Mr SPEIRS ( Bright ) ( 15:11 ): Adelaide is criss-crossed by railway and tram corridors which cut through our city into our northern, southern, southeastern and western suburbs. Many people will consider themselves fortunate to live along a transport corridor, as it ensures relatively easy access to public transport and direct routes into the city centre. I am one of thousands of South Australians who have chosen to live alongside a railway line—in my case, the Seaford line—because of the easy access it gives me to a train station and the speed with which I can get into the city—29 minutes from Marino station, to be exact.
I am a huge advocate of public transport and a regular user. However, as members of this house would be aware, living close to the Seaford line is not always a benefit. Members would recall the many months I spent campaigning for the noise of the horns and the electric trains to be reduced and for better operational policies to be implemented with drivers using these horns. The efforts we went to to fix this problem were extreme, with public protests and the infamous but ultimately successful hijacking of the transport department's GOVchat circus.
I have since been told by a senior executive of the transport department that, had it not been for this public pressure exerted on the department, bureaucrats and the minister would have made no changes. Isn't it sad that it takes this level of exhaustive campaigning before the unfeeling bureaucracy and an out-of-touch government will listen. Today, the problem of the train horns is significantly improved, with the government recently relenting to my campaign to have train horns moved to the bottom of trains so that the noise travels along the train track rather than on top of the trains where the noise is projected out into our community. There remain operational issues with regard to the way a few rogue train drivers operate the horns, but I would estimate that the problem is improved by some 80 per cent.
However, today I wish to raise yet another significant problem within the Seaford train corridor, one which I know is repeated in public transport corridors across Adelaide, and that is the problem of graffiti vandalism. Those familiar with the electrified railway corridor would know it has become a Mecca for graffiti vandals who know that their work will last longer than ever before now that the railway corridor is electrified and the transport department's ability to remove graffiti is further hindered.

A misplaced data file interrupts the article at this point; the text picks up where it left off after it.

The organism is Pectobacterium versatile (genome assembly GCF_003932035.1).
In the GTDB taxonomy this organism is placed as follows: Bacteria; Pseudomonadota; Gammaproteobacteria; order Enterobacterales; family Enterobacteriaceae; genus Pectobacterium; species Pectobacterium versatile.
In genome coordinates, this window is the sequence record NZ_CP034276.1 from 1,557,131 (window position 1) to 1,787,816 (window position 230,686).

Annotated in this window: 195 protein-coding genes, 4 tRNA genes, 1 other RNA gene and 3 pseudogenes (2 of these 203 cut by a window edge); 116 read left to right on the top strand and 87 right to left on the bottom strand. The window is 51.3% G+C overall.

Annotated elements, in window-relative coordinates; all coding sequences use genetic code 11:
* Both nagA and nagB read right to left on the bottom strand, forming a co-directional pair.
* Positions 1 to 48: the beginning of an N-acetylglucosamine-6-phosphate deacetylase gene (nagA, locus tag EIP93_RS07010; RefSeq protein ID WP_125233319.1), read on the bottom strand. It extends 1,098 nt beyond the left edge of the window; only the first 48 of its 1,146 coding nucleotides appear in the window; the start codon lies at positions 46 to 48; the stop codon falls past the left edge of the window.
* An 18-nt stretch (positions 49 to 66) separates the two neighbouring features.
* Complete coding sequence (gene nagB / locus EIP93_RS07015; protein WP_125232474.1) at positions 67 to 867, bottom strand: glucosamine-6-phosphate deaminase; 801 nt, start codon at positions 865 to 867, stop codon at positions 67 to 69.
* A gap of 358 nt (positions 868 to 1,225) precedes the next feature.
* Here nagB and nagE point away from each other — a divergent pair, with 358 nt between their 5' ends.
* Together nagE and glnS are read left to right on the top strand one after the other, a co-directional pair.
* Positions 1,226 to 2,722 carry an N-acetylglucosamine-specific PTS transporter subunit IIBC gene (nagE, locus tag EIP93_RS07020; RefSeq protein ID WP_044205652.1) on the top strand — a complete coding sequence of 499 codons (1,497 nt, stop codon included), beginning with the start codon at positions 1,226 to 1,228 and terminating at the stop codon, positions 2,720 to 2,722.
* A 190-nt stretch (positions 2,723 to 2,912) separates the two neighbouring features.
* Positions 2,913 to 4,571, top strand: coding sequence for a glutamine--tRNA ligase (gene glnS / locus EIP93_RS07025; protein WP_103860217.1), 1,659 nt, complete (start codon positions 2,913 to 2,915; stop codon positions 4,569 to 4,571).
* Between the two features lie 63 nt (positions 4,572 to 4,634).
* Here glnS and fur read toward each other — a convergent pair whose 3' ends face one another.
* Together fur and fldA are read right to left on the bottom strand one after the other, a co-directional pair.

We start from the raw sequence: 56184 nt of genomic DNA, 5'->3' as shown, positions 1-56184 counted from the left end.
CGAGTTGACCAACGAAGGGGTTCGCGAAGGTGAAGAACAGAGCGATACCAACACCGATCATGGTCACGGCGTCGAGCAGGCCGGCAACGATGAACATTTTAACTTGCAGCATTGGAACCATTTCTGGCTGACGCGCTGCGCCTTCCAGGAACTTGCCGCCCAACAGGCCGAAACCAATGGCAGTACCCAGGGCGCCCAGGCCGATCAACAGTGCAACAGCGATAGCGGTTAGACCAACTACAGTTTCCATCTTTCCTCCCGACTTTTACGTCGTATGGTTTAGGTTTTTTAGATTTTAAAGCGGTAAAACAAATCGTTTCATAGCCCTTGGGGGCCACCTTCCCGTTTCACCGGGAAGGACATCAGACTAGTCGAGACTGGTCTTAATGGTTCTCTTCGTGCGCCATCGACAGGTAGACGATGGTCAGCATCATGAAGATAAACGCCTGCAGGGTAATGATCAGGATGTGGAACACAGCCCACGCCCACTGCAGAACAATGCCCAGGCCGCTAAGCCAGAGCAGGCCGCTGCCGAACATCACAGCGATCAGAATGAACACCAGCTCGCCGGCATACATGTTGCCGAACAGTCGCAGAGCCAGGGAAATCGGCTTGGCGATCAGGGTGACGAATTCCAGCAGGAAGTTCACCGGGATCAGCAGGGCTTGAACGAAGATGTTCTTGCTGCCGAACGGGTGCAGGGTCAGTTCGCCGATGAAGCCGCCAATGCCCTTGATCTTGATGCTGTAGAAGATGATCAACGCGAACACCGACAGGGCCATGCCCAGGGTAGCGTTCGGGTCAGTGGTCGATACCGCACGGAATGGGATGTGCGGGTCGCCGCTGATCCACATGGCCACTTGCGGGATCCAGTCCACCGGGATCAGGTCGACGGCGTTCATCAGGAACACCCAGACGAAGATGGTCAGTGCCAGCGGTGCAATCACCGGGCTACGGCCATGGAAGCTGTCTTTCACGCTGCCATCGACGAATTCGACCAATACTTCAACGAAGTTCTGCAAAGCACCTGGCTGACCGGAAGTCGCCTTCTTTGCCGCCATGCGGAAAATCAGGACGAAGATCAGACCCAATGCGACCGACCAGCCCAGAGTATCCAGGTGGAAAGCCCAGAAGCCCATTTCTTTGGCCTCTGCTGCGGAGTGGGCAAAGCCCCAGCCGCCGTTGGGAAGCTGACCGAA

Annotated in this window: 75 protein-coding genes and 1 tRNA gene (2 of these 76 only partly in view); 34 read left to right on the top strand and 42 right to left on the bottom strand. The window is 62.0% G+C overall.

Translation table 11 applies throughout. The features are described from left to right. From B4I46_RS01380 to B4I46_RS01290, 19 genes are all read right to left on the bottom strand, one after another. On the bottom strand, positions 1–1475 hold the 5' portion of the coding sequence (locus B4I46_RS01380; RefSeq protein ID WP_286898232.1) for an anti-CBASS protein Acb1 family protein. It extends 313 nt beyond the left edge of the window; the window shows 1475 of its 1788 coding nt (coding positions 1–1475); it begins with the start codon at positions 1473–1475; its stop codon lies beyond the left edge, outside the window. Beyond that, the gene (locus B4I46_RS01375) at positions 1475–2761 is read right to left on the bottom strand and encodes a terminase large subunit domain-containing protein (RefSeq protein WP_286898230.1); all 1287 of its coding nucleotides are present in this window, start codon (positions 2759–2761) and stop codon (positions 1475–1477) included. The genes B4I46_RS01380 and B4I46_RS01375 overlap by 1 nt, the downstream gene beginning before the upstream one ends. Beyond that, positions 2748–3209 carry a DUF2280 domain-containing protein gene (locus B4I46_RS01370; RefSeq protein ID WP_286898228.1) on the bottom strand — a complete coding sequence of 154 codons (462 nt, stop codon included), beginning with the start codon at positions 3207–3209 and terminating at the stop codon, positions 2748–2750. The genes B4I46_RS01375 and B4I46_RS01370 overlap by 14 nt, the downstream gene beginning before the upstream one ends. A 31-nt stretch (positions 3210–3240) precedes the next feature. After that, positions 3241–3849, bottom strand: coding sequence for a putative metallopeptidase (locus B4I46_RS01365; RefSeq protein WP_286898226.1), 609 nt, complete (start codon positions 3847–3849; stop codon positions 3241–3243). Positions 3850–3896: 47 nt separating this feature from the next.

Graffiti is rarely art. It is a selfish, filthy, offensive scourge which is used by criminals, low-lifes, jerks, dropkicks, ferals, idiots, losers—pick a term—to deface our community. Throughout my electorate, from Hove to Hallett Cove, the railway corridor has become an endless mural of back fences and concrete poles which are covered in graffiti. This turns the railway corridor into an artery of despair; trashed and degraded, it has become a blight on the landscape which pulls the whole of the community down, and is seen by thousands of train users as they pass through it every day.
I write to the Minister for Transport on a regular basis to raise concerns about this matter and to request the repainting of railway infrastructure and private fencing backing onto the corridor. We all know that rapid removal of graffiti is the best way to combat this sort of vandalism and unfortunately the transport department's response is not rapid enough. These graffiti tags—badges of honour for the criminals who inflict them on our community—remain in place for months, as train after train filled with passengers view them.
I note the government has made efforts to paint murals at key points along the line to discourage graffiti but these are also now being destroyed with the mural at Hove Railway Station being trashed and the department being unable to get it fixed, despite multiple pleas from my office. The Seacliff Recreation Centre on Yacca Road backs onto the Seaford line. The centre's dedicated board of management led by Beverly Manns, commissioned a fantastic piece of artwork by well-known local street artists, Ricky Spier and Mark Dopheide, to adorn the entire back wall of the centre and to deter graffiti vandalism which has been an enduring problem at the centre for decades. Tragically, the mural was left intact only for a few weeks before being completely obliterated by horrible black graffiti splattering itself across the mural.
I note that a recent email sent by transport department, chief executive, Michael Deegan, to a constituent of mine that he travelled down the train line earlier in March and observed the graffiti, but noted that it is starting to be dealt with in a different manner, including the planting of more shrubs along the corridor. I hope that Mr Deegan is serious about this as the corridor is an absolute disgrace, a terrible reflection on the transport department and a blight across our transport system. I thank the many residents who have contacted me about this matter for taking pride in their community and I implore the state government to establish a rapid response unit to deal with the graffiti vandalism within the railway corridor. This is a matter of civic pride which must be resourced.
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